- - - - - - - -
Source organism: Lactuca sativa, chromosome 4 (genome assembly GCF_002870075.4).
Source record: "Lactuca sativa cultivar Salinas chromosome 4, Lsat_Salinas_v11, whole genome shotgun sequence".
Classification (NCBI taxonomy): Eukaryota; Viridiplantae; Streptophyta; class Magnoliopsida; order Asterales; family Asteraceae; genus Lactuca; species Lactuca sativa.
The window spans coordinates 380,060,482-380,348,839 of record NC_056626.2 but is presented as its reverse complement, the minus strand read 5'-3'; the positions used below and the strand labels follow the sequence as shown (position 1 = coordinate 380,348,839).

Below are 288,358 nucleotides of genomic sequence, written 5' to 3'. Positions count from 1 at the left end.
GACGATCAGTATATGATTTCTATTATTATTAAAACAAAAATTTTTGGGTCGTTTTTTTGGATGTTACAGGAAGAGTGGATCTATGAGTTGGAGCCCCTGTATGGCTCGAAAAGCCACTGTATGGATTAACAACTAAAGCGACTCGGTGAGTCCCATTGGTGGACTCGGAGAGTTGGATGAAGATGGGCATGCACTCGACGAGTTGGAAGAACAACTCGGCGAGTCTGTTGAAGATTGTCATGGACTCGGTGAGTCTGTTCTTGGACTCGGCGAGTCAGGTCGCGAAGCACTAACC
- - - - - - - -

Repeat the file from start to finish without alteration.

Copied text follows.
Source organism: Lactuca sativa, chromosome 4 (genome assembly GCF_002870075.4).
Source record: "Lactuca sativa cultivar Salinas chromosome 4, Lsat_Salinas_v11, whole genome shotgun sequence".
Classification (NCBI taxonomy): Eukaryota; Viridiplantae; Streptophyta; class Magnoliopsida; order Asterales; family Asteraceae; genus Lactuca; species Lactuca sativa.
The window spans coordinates 380,060,482-380,348,839 of record NC_056626.2 but is presented as its reverse complement, the minus strand read 5'-3'; the positions used below and the strand labels follow the sequence as shown (position 1 = coordinate 380,348,839).

Below are 288,358 nucleotides of genomic sequence, written 5' to 3'. Positions count from 1 at the left end.
GACGATCAGTATATGATTTCTATTATTATTAAAACAAAAATTTTTGGGTCGTTTTTTTGGATGTTACAGGAAGAGTGGATCTATGAGTTGGAGCCCCTGTATGGCTCGAAAAGCCACTGTATGGATTAACAACTAAAGCGACTCGGTGAGTCCCATTGGTGGACTCGGAGAGTTGGATGAAGATGGGCATGCACTCGACGAGTTGGAAGAACAACTCGGCGAGTCTGTTGAAGATTGTCATGGACTCGGTGAGTCTGTTCTTGGACTCGGCGAGTCAGGTCGCGAAGCACTAACC